coding-methods.rst   [plain text]

Helpful coding methods

The following is a short set of guidelines to follow while
programming.  It does not address coding styles, function naming
methods, or debugging methods.  Rather, it describes the processes
which SHOULD go on in the programmers mind, while he is programming.

Coding standards apply to function names, the look of the code, and
coding consistency.  Coding methods apply to the daily practices used
by the programmer to write code.

1. Comment your code.

    If you don't, you'll be forced to debug it 6 months later, when
    you have no clue as to what it's doing.

    If someone REALLY hates you, you'll be forced to debug
    un-commented code that someone else wrote.  You don't want to do

2. Give things reasonable names.

   Variables and functions should have names.  Calling them 'x',
   'xx', and 'xxx' makes your life hell.  Even 'foo' and 'i' are

3. Check input parameters in the functions you write.

   Your function CANNOT do anything right if the user passed in
   garbage, and you were too lazy to check for garbage input.

   assert() is ugly.  Use it.

   GIGO is wrong.  If your function gets garbage input, it
   should complain loudly and with great descriptiveness.

4. Write useful error messages.

   "Function failed" is useless as an error message.  It makes
   debugging the code impossible without source-level instrumentation.

   If you're going to instrument the code at source level for error
   messages, leave the error messages there, so the next sucker won't
   have to do the same work all over again.

5. Check error conditions from the functions you call.

   Your function CANNOT do anything right if you called another
   function, and they gave you garbage output.

   One of the most common mistakes is::

    fp = fopen(...);
    fgetc(fp);                 /* core dumps! */

   If the programmer had bothered to check for a NULL fp (error
   condition), then he could have produced a DESCRIPTIVE error
   message, instead of having his program core dump.

6. Core dumps are for weenies.

   If your program core dumps accidentally, you're a bad programmer.
   You don't know what your program is doing, or what it's supposed
   to be doing when anything goes wrong.

   If it hits an assert() and calls abort(), you're a genius.  You've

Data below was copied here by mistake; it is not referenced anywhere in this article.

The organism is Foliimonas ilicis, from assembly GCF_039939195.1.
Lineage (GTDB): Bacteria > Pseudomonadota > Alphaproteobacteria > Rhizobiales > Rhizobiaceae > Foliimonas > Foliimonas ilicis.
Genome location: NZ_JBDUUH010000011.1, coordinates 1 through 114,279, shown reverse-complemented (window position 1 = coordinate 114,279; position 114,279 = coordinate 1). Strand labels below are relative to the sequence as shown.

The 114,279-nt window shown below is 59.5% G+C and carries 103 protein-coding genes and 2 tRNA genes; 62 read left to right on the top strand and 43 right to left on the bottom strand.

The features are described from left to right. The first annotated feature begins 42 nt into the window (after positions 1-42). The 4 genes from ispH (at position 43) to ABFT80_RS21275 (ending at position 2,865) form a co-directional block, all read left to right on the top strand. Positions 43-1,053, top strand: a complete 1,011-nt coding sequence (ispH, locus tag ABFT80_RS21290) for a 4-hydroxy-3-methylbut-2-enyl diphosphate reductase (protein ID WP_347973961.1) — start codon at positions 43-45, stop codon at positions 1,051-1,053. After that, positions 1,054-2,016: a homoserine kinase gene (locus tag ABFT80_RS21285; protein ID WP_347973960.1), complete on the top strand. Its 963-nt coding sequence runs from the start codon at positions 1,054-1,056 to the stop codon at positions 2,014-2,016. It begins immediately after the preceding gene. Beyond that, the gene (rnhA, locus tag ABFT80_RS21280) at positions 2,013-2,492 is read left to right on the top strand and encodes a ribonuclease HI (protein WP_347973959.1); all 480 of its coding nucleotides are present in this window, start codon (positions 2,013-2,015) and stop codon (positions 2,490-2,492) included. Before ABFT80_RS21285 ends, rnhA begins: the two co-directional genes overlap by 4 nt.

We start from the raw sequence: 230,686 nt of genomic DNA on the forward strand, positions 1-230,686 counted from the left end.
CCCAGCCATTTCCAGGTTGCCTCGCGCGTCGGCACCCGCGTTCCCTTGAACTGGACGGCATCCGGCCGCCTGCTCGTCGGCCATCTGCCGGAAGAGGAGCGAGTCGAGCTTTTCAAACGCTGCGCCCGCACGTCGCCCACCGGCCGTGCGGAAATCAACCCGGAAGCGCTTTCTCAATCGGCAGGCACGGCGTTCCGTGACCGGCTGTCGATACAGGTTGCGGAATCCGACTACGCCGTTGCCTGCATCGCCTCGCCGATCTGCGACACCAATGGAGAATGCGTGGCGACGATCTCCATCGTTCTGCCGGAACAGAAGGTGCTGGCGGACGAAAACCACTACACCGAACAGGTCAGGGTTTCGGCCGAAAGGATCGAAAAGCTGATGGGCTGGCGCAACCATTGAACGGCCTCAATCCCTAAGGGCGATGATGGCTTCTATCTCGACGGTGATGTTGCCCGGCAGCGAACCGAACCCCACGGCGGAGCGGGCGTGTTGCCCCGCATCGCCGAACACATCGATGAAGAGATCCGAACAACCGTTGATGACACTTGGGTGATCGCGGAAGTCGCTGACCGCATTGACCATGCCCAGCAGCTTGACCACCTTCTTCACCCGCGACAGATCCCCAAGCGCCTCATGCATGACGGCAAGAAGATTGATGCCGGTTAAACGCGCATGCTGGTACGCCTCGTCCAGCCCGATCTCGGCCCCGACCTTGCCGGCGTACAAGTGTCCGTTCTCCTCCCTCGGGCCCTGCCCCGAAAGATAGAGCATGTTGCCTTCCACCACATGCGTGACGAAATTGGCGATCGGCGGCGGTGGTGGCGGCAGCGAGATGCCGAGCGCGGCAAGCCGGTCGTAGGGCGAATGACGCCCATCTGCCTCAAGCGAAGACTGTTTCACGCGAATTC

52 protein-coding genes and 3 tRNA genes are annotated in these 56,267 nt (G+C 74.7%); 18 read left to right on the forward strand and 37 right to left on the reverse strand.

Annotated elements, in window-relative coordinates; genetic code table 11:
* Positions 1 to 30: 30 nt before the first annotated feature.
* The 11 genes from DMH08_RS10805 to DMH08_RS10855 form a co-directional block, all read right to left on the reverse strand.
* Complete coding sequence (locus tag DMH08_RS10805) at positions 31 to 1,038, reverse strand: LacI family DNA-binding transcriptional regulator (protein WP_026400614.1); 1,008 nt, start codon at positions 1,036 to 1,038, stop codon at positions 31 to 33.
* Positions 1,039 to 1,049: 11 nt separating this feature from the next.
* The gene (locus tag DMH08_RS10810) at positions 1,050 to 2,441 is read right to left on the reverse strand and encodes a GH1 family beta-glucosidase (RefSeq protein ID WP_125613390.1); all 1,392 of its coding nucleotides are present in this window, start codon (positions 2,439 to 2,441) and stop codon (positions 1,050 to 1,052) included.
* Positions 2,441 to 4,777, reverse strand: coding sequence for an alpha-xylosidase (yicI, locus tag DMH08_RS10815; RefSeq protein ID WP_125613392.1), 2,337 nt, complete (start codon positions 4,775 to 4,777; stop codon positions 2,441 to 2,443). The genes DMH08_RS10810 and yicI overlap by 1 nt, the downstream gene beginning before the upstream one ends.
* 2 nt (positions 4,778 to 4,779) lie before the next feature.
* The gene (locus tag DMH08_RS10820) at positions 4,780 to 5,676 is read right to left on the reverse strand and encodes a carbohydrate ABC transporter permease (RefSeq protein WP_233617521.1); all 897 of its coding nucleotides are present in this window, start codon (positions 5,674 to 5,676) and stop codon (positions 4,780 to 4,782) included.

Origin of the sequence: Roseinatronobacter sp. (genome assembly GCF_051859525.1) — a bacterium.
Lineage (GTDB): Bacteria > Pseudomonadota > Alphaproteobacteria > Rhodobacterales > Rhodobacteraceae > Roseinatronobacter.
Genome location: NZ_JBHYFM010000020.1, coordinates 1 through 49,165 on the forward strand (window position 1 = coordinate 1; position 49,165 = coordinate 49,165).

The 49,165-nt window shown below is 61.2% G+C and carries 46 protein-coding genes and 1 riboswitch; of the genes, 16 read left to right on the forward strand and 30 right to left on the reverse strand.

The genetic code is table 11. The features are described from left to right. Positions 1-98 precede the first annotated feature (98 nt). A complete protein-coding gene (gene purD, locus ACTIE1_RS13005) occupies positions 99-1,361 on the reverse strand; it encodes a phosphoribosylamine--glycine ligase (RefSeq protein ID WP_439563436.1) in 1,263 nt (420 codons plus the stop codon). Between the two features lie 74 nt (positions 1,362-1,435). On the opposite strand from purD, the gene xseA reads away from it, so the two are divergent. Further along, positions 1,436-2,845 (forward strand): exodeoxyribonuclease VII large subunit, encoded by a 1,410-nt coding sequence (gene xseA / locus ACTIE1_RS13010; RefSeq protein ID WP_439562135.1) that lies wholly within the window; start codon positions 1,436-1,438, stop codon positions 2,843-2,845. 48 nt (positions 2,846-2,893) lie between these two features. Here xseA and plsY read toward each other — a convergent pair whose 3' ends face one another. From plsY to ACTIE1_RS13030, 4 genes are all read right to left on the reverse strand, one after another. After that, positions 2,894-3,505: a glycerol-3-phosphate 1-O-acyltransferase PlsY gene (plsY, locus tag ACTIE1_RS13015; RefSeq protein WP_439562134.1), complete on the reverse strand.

thought ahead to what MIGHT go wrong, and put in an assertion to
   ensure that it fails in a KNOWN MANNER when something DOES go
   wrong.  (As it usually does...)

7. Initialize your variables.

   memset() is your friend.  'ptr = NULL' is nice, too.

   Having variables containing garbage values makes it easy for the
   code to do garbage things.  The contents of local variables are
   inputs to your function.  See #3.

   It's also nearly impossible for you to debug any problems, as you
   can't tell the variables with garbage values from the real ones.

8. Don't allow buffer over-runs.

   They're usually accidental, but they cause core dumps.
   strcpy() and strcat() are ugly.  Use them under duress.

   sizeof() is your friend.

9. 'const' is your friend.

   If you don't mean to modify an input structure to your function,
   declare it 'const'.  Declare string constants 'const'.  It can't
   hurt, and it allows more errors to be found at compile time.

   Use 'const' everywhere.  Once you throw a few into your code, and
   have it save you from stupid bugs, you'll blindly throw in 'const'
   everywhere.  It's a life-saver.

10. Use C compiler warnings.

    Turn on all of the C compiler warnings possible.  You might have
    to turn some off due to broken system header files, though.  But
    the more warnings the merrier.

    Getting error messages at compile time is much preferable to
    getting core dumps at run time.  See #7.

    Notice that the C compiler error messages are helpful?  You should
    write error messages like this, too.  See #4.

11. Avoid UNIXisms and ASCIIisms and visualisms.

    You don't know under what system someone will try to run your code.
    Don't demand that others use the same OS or character set as you use.

    Never assign numbers to pointers.  If foo is a char*, and you want it
    to be be null, assign NULL, not 0.  The zeroth location is perfectly
    as addressable as any other on plenty of OSes.  Not all the world
    runs on Unix (though it should :) ).

    Another common mistake is to assume that the zeroth character in the
    character set is the string terminator.  Instead of terminating a
    string with 0, use '\0', which is always right.  Similarly, memset()
    with the appropriate value:  NULL, '\0', or 0 for pointers, chars,
    and numbers.

    Don't put tabs in string constants, either.  Always use '\t' to
    represent a tab, instead of ASCII 9.  Literal tabs are presented to
    readers of your code as arbitrary whitespace, and it's easy to mess

12. Make conditionals explicit.

    Though it's legal to test "if (foo){}", if you test against the
    appropriate value (like NULL or '\0'), your code is prettier and
    easier for others to read without having to eyeball your prototypes
    continuously to figure out what you're doing (especially if your
    variables aren't well-named).  See #2.

13. Test your code.

    Even Donald Knuth writes buggy code.  You'll never find all of the
    bugs in your code unless you write a test program for it.

    This also means that you'll have to write your code so that it
    will be easily testable.  As a result, it will look better, and be
    easier to debug.